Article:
News Article | August 22, 2016
Site: www.nanotech-now.com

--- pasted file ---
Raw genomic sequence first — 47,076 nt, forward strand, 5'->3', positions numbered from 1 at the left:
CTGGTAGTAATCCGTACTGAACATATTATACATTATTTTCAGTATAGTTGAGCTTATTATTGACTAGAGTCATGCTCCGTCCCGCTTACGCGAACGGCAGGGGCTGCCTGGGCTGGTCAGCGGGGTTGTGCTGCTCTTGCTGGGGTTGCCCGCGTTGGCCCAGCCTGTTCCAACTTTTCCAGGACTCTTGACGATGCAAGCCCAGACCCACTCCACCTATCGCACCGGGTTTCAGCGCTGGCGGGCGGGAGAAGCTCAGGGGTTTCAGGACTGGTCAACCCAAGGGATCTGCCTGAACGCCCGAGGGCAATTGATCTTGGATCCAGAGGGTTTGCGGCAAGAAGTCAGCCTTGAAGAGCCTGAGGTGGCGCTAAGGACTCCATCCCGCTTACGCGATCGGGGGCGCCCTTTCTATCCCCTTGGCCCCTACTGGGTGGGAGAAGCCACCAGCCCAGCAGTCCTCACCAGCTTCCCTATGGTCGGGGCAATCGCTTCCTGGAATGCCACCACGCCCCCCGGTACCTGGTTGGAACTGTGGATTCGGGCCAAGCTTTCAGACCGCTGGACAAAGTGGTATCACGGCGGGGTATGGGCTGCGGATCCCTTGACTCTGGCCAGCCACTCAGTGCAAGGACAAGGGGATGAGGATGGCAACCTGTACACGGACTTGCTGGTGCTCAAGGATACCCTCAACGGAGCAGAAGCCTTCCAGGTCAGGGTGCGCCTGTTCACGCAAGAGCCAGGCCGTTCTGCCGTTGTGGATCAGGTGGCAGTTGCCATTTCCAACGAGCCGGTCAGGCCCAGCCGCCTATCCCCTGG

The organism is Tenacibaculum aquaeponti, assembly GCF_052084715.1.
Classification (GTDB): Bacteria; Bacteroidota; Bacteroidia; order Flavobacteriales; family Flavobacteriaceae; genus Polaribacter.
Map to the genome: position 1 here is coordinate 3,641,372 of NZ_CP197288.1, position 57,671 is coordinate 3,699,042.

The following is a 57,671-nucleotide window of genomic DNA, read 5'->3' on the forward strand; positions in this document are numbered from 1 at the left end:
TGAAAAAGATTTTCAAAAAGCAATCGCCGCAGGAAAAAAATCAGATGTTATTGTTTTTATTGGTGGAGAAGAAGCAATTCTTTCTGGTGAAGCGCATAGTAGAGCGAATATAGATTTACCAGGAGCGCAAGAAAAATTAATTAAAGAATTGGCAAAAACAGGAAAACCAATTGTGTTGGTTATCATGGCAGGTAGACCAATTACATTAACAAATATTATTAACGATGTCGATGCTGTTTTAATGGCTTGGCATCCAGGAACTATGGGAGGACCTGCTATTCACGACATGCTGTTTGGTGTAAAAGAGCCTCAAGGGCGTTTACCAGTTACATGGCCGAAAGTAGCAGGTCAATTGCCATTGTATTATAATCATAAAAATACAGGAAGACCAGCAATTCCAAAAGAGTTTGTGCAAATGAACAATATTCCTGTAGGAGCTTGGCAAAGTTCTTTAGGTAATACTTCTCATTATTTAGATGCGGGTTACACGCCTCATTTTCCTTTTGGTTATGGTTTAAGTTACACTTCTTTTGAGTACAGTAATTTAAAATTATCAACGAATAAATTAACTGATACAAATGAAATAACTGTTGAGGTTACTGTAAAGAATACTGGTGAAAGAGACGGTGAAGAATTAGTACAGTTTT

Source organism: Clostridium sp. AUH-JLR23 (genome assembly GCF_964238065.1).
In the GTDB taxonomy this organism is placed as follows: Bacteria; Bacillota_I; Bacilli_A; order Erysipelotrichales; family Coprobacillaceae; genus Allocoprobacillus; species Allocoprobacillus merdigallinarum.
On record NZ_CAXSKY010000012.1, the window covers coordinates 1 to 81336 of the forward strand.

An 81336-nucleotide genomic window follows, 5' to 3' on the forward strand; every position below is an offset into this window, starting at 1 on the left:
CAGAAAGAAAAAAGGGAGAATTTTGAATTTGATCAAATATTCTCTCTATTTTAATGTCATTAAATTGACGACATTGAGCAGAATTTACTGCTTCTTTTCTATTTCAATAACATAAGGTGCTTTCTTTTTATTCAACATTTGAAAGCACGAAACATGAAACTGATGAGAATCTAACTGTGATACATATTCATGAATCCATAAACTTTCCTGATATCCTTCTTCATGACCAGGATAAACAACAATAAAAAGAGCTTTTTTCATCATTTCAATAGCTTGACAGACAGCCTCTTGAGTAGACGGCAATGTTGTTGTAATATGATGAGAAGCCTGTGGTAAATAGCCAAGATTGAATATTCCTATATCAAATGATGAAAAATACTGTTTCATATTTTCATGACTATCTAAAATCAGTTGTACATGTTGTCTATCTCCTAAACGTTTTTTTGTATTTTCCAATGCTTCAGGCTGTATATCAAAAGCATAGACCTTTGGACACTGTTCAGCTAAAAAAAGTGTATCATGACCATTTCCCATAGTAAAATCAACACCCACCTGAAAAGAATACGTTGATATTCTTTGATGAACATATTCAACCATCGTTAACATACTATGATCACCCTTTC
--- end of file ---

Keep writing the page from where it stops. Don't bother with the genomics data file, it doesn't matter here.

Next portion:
Abstract: A recent study by researchers at the Atlanta Veterans Affairs Medical Center took them to a not-so-likely destination: local farmers markets. They went in search of fresh ginger root. Back at the lab, the scientists turned the ginger into what they are calling GDNPs, or ginger-derived nanoparticles. The process started simply enough, with your basic kitchen blender. But then it involved super-high-speed centrifuging and ultrasonic dispersion of the ginger juice, to break it up into single pellets. (Don't try this at home!) The research team, led by Dr. Didier Merlin with VA and the Institute for Biomedical Sciences at Georgia State University, believes the particles may be good medicine for Crohn's disease and ulcerative colitis, the two main forms of inflammatory bowel disease (IBD). The particles may also help fight cancer linked to colitis, the scientists believe. They report their findings, based on experiments with cells and mice, in the September 2016 issue of Biomaterials. Each ginger-based nanoparticle was about 230 nanometers in diameter. More than 300 of them could fit across the width of a human hair. Fed to lab mice, the particles appeared to be nontoxic and had significant therapeutic effects: Importantly, they efficiently targeted the colon. They were absorbed mainly by cells in the lining of the intestines, where IBD inflammation occurs. The particles reduced acute colitis and prevented chronic colitis and colitis-associated cancer. They enhanced intestinal repair. Specifically, they boosted the survival and proliferation of the cells that make up the lining of the colon. They also lowered the production of proteins that promote inflammation, and raised the levels of proteins that fight inflammation. Part of the therapeutic effect, say the researchers, comes from the high levels of lipids--fatty molecules--in the particles, a result of the natural lipids in the ginger plant. One of the lipids is phosphatidic acid, an important building block of cell membranes. The particles also retained key active constituents found naturally in ginger, such as 6-gingerol and 6-shogaol. Past lab studies have shown the compounds to be active against oxidation, inflammation, and cancer. They are what make standard ginger an effective remedy for nausea and other digestion problems. Traditional cultures have used ginger medicinally for centuries, and health food stores carry ginger-based supplements--such as chews, or the herb mixed with honey in a syrup--as digestive aids. Delivering these compounds in a nanoparticle, says Merlin's team, may be a more effective way to target colon tissue than simply providing the herb as a food or supplement. The idea of fighting IBD with nanoparticles is not new. In recent years, Merlin's lab and others have explored how to deliver conventional drugs via nanotechnology. Some of this research is promising. The approach may allow low doses of drugs to be delivered only where they are needed--inflamed tissue in the colon--and thus avoid unwanted systemic effects. The advantage of ginger, say the researchers, is that it's nontoxic, and could represent a very cost-effective source of medicine. The group is looking at ginger, and other plants, as potential "nanofactories for the fabrication of medical nanoparticles." Merlin and his VA and Georgia State University coauthors elaborated on the idea in a report earlier this year titled "Plant-derived edible nanoparticles as a new therapeutic approach against diseases." They wrote that plants are a "bio-renewable, sustainable, diversified platform for the production of therapeutic nanoparticles." ### The ginger nanoparticle work was supported by VA, the National Institutes of Health, and the Crohn's and Colitis Foundation of America. For more information, please click If you have a comment, please us. Issuers of news releases, not 7th Wave, Inc. or Nanotechnology Now, are solely responsible for the accuracy of the content.